In this time. Sodium play comes to mind. Some people sodium load, which is when they raise there sodium up to about 4g 15 days before a show and then cut it out on Wednesday. Water is the trickiest thing. But at about 10 days out, add another gallon to whatever youíre drinking. This gives it a diuretic effect. You see, when you take in so much water, you have to put out so much water. But once you cut the water out, your body still puts out that much water. Hope that makes sense to you the way I explained it. So the way water goes is like this. Letís assume that youíre drinking a gallon a day just to keep it simple.

    10 days out-up water to 2 gallons.
    1st carb deplete day-keep it at 2 gallons.
    Tuesday-stay at two gallons
    Wednesday-do 1.5 gallons
    Thurs-1 gallon
    Friday-try for no water, but if you feel you need it, take some sips now and then.
    Saturday-show day, no water.


    Loading process:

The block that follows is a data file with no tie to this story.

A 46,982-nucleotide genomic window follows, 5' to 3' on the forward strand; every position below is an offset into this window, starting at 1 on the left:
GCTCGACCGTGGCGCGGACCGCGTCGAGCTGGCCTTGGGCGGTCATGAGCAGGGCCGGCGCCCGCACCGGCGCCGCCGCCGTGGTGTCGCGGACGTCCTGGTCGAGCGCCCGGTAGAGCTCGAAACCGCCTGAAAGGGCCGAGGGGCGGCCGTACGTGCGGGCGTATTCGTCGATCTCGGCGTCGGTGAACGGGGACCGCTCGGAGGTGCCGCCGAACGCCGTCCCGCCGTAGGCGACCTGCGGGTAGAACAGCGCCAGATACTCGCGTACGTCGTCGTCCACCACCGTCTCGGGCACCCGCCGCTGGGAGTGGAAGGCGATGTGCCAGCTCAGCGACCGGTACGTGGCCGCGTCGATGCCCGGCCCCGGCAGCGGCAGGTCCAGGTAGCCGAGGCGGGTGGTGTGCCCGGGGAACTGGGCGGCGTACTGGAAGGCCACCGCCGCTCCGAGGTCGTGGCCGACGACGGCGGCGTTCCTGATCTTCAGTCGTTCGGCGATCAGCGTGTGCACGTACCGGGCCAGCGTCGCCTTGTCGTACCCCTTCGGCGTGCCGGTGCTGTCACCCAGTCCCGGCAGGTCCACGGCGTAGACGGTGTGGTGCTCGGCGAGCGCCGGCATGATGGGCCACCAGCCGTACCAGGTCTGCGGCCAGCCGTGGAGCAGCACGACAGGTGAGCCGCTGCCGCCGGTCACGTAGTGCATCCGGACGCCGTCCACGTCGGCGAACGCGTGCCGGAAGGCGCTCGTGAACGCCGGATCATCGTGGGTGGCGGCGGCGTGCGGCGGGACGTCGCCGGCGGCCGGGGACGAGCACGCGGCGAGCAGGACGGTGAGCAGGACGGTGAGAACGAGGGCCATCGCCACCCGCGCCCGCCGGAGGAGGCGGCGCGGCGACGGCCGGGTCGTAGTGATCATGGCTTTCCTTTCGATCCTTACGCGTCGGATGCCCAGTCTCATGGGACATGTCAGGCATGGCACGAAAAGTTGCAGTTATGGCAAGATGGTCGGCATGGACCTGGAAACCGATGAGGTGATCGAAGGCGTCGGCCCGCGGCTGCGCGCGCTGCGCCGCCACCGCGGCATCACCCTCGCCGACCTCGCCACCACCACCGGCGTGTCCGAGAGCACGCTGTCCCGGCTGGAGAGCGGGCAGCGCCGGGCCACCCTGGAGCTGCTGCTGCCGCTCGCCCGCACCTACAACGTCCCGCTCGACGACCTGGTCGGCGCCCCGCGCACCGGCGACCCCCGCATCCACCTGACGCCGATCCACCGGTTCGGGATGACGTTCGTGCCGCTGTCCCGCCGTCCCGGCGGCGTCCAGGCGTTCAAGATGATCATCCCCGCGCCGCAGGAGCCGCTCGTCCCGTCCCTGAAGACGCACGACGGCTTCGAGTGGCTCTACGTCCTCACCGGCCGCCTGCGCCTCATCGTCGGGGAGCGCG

Wednesday-start carb load, cut most sodium out of your diet
    Thursday-keep loading, keep the sodium out
    Friday-cut water out and keep eating low sodium carbs
    Saturday- wake up early, see if you need more carbs, if you do eat, if you donít, donít eat, you will just get bloated
    Note: in the competition day try to eat simple carbs which act faster than the complex carbs. Also, the night before the show, at about 10:00 PM, you might try to eat something like a cheeseburger or some pizza, the sodium at this time will fill out all of your muscles and also get rid of some water, but sometiems it can backfire, so do this at your own risk.

    Training in this process:
    Donít train anywhere near failure. You donít want to be sore. Once you begin your carb depletion start working out with program similar to this one.

    Back-3 sets x 15-20
    Chest-3 sets x 15-20
    Do chest and back like a super set.

    Then do
    Shoulers/arm/triceps-2 sets x15-20
    Do these in like a tri-set.

    Hams/calves-3 sets x 15-20
    Do these in like a super set.


    -----------------------------------------------------------------------
    And now let us see this process from Professional
    Nutritionist point view:

    heavy loading By Chris Aceto "an illustration to carbs deplete process"

    The process creates a temporary illusion. It's a "quick fix" that allows a bodybuilder to appear a lot harder by virtue of fuller-looking muscles combined with less water retention.